we are not alone

3 10 2009

Our family enjoyed a wonderful evening visiting friends for dinner.  Our hosts have two daughters, aged 3 and 5; and the other couple invited have two boys, aged 4 and 6…. so in their midst, Paul & I were the “baby” parents with C1 & C2.  First of all, I want to give props to our host who cooked an amazing Italian feast a la David Rocco – not bad for a Sri Lankan guy!

Invariably, the dinner conversation turns to comparisons and contrasts of the children, both inter- (between families) and intra- (within families).  It’s no secret that this has been a terrifically trying and troublesome year with a certain two-year-old boy.  I think that Paul and I often feel alienated in our experience of having a “busy boy”, even though subconsciously we are aware that we are more the norm than the exception.  I will be the first to tell you that I hate the comparisons, every since attending my very first mom’s group – but, at this point, it’s so reassuring to hear that other families play “musical beds” in the middle of the night; other toddlers actually eat LESS than C1 (how is that possible); other boys will take off in a crowded place if not on a tight “leash” (i.e. in the stroller); and toilet training has lasted longer than a month and continues to be a challenge for boys (and girls) who are older than C1.   Ahhhhh…. I just feel like the air cleared a little bit!

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3 responses

5 10 2009
Vanessa

Oh Dee,
While I can’t say I feel your pain exactly, the comparison game is a dangerous one that I’ve found myself in from time to time. Please know that even though some of us aren’t in your exact situation, we don’t judge. Those who are parents (and not naive enough to think that they have all the answers) will understand when they see a toddler throwing a fit, taking off on Mom or Dad, or flat out disobeying with a grumpy attitude.
Ah the life of a parent.
It’s good to have friends in your life who sympathize and understand. I’m glad you have that. 🙂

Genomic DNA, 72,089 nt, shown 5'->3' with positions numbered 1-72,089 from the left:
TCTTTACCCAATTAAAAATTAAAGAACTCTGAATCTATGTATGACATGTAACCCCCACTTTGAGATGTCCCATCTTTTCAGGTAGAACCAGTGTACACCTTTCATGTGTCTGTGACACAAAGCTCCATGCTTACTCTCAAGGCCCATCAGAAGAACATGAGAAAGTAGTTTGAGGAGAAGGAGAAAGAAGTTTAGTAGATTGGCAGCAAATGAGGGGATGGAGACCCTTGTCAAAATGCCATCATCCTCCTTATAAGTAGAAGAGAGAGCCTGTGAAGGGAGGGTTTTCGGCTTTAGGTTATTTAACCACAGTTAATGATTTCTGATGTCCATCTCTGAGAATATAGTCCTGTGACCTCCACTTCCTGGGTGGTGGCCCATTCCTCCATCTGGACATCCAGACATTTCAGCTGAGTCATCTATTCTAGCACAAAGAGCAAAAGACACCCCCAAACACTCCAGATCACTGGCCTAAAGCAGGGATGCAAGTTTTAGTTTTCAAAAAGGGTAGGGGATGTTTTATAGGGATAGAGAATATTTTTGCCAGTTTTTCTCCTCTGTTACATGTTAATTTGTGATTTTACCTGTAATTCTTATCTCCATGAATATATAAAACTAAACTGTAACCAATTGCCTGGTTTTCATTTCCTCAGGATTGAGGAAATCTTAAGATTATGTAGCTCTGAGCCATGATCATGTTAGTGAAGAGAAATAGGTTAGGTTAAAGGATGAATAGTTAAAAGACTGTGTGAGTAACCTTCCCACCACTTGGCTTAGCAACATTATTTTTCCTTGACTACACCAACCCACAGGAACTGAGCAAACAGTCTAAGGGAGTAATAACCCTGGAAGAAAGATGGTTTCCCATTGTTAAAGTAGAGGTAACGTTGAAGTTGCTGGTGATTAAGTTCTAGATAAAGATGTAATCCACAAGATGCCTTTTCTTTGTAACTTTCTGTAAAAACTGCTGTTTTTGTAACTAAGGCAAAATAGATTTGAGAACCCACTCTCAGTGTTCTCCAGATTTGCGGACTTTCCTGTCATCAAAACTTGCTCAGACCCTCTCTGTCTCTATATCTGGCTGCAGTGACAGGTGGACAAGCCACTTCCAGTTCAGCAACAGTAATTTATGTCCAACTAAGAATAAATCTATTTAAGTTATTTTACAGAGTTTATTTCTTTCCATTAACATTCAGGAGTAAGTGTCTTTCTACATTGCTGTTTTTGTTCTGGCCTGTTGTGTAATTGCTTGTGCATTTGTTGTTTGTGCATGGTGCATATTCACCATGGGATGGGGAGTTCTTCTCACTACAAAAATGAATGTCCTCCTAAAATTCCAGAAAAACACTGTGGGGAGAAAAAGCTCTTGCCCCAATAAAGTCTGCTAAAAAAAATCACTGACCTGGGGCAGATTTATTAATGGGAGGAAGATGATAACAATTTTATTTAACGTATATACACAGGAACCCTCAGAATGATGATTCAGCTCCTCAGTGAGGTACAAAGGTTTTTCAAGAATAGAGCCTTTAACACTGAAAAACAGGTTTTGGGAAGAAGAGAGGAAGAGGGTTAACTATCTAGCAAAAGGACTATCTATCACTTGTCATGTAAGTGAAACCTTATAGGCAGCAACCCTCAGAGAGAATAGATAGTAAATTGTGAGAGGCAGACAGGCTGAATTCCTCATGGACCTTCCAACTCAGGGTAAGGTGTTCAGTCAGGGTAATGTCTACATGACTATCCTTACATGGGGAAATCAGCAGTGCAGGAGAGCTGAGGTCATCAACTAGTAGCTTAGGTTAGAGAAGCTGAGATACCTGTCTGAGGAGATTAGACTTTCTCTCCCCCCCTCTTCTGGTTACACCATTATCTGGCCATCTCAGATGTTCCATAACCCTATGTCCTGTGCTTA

8 10 2009
LRinTO

“Musical beds” in the middle of the night – absolutely, that’s what all those beds are FOR! Can’t remember exactly when we stopped playing – but it will pass.

“Other toddlers actually eat LESS than Chase (how is that possible?)” – can you believe, Sophie wouldn’t eat carrots (what kid doesn’t like carrots?), apples or oranges – the only vegetable she’d eat was celery (?????). When she started JK, I resorted to outright bribery – eat three bites of food X and get reward Y; it worked. She’s still on the picky side, but extremely healthy (you’ve seen her, right?) and her repertoire has considerably expanded! And yes, now she eats carrots!

“take off in a crowded place” – Sophie LOVED big box stores, especially Staples and Home Depot, because she could RUN up and down those wide aisles. As soon as we set foot in the store, off she’d go. In our family’s division of labour, it was Phil’s job to chase after her and keep her in sight, while I did the shopping; when he had to shop (I’m only good for so much at Home Depot), we’d plunk her in the cart and I’d ride her around. Gosh, I haven’t thought about that for so long – thanks for the memories.

toilet training – Sophie wasn’t trained till she was 3 1/2 – but then it was a breeze. I let her run around the house and yard with a bare bum (it was summer) – somehow, having nothing diaper-ish on helped her think “potty”. We went on a lengthy car trip that summer, diaper-free in the daytime – there were a fair number of false alarm pit stops, but no accidents.

You are doing an amazing job mothering a toddler and preschooler! And Chase sounds completely normal for his age and stage. Honestly, I promise you, he will grow out of all these challenging behaviours. xxxooo

8 10 2009
Stephanie

Hey Deirdre

You are not alone in parenting a busy three year old. It has also been a challenging year for us with our young Mason. He is (finally) potty trained, but is still having accidents.

He NEVER STOPS. I mean NEVER. He starts going the instant he is awake and doesn’t stop until the literal instant that he falls asleep. It is exhausting. He is obstinate and mouthy and contrary on the best of days, and on the worst he can be downright impossible. I agree that it can feel alienating when other children of the same age around you are better behaved, listen better and are properly potty trained.

And don’t even get me started on eating. Mason has a set menu of which he will partake. If it is a carb, he is there. Chicken nuggets, fries, peanut butter sandiwiches, pasta, and cereal. Fruits? Veggies? Yeah, right. We have to hide them in smoothies, but at least he gets them.

Don’t feel alone. You are most certainly not.

kisses
steph

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